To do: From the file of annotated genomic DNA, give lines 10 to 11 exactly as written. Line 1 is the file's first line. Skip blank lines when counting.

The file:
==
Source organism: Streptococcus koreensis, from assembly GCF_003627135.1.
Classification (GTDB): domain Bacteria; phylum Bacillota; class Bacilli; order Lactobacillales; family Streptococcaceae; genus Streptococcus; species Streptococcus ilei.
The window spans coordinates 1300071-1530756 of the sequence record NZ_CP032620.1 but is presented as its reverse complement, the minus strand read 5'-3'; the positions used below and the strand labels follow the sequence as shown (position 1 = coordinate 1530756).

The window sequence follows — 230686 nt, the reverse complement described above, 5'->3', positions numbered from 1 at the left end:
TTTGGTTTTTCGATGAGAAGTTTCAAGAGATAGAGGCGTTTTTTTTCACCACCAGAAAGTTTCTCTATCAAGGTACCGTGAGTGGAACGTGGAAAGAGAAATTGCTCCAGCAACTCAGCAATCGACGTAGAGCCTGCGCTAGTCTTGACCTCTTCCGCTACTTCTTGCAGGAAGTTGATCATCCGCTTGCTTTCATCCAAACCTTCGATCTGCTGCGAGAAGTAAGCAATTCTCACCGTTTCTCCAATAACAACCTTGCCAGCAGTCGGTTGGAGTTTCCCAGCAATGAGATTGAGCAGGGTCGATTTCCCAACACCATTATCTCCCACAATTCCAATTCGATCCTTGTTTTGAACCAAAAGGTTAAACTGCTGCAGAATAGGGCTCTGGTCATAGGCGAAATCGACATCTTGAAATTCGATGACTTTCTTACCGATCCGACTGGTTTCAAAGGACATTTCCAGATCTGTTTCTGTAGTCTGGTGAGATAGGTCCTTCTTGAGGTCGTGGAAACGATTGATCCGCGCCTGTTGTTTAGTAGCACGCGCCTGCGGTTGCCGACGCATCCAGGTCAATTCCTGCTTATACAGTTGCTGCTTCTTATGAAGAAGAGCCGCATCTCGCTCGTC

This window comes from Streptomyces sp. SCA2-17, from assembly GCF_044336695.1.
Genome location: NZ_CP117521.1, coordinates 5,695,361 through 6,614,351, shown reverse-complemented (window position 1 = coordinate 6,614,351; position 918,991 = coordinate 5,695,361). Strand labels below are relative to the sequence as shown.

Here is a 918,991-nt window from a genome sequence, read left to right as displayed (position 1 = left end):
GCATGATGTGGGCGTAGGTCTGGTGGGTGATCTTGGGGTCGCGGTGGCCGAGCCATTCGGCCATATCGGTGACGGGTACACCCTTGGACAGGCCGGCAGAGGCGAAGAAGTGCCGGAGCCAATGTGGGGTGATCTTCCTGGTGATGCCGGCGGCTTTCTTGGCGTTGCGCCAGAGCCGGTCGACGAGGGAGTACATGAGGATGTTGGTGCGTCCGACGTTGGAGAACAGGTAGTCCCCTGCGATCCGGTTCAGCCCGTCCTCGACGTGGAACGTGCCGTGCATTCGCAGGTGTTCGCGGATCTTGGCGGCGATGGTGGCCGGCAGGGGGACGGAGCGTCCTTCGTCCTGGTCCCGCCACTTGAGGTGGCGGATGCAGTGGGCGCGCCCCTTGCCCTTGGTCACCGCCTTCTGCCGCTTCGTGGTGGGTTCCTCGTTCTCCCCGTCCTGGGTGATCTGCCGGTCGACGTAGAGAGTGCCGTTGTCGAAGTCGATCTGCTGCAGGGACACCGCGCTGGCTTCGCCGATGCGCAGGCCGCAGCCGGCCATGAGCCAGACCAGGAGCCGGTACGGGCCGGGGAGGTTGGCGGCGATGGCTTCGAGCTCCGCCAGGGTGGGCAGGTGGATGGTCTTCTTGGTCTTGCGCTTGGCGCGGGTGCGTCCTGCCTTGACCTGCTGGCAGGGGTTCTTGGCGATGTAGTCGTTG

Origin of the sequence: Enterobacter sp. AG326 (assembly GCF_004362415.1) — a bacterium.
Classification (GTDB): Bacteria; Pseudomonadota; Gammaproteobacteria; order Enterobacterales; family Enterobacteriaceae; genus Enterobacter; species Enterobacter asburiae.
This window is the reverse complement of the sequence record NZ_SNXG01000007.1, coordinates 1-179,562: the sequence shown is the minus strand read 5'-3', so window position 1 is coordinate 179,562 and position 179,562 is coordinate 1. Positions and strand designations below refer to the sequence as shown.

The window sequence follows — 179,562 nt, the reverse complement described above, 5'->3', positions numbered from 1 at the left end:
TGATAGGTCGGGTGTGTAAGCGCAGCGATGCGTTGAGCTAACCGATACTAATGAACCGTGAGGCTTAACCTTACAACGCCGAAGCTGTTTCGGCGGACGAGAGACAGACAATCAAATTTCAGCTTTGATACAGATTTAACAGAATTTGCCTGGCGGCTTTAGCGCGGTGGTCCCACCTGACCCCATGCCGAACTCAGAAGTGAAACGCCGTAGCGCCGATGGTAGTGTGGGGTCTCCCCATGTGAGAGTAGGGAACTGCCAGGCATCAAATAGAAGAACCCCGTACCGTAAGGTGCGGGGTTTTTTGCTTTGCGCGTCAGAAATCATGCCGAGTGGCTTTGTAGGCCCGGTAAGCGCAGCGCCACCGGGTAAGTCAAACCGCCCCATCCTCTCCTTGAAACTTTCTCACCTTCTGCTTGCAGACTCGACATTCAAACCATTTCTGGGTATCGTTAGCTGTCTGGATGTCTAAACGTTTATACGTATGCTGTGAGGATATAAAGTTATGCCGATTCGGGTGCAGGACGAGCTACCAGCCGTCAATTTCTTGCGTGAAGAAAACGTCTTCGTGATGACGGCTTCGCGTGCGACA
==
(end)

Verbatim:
Origin of the sequence: Enterobacter sp. AG326 (assembly GCF_004362415.1) — a bacterium.
Classification (GTDB): Bacteria; Pseudomonadota; Gammaproteobacteria; order Enterobacterales; family Enterobacteriaceae; genus Enterobacter; species Enterobacter asburiae.